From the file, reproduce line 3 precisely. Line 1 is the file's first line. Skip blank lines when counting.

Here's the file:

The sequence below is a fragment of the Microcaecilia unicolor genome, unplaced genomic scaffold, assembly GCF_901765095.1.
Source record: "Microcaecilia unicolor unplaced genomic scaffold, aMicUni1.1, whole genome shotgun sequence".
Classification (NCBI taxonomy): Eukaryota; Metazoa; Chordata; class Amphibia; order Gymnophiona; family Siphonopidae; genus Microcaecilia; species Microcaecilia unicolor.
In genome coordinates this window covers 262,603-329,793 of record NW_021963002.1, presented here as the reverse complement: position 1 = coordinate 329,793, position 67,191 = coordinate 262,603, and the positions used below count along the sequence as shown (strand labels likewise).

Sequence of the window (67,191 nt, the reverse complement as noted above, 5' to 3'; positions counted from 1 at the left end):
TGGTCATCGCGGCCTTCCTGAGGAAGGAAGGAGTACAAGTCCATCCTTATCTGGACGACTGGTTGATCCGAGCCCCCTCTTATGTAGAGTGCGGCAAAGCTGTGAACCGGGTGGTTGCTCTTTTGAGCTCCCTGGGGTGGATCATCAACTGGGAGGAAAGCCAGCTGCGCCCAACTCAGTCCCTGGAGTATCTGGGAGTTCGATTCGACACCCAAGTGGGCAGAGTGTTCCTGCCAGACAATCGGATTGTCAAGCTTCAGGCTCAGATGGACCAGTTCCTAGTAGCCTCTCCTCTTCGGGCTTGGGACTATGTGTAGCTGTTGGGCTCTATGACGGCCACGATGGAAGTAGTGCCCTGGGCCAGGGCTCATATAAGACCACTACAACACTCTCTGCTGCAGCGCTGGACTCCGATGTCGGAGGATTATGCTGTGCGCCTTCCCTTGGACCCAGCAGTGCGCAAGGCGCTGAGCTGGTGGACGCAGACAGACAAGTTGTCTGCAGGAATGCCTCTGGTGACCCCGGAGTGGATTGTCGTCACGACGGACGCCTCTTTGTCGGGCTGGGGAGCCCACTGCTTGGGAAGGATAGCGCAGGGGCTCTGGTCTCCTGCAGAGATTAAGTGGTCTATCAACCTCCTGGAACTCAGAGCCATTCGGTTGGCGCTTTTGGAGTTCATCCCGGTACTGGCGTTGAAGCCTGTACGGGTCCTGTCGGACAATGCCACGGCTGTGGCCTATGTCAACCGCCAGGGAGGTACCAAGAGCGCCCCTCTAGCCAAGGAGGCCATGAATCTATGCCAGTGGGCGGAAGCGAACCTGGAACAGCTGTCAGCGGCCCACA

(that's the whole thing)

Classification (NCBI taxonomy): Eukaryota; Metazoa; Chordata; class Amphibia; order Gymnophiona; family Siphonopidae; genus Microcaecilia; species Microcaecilia unicolor.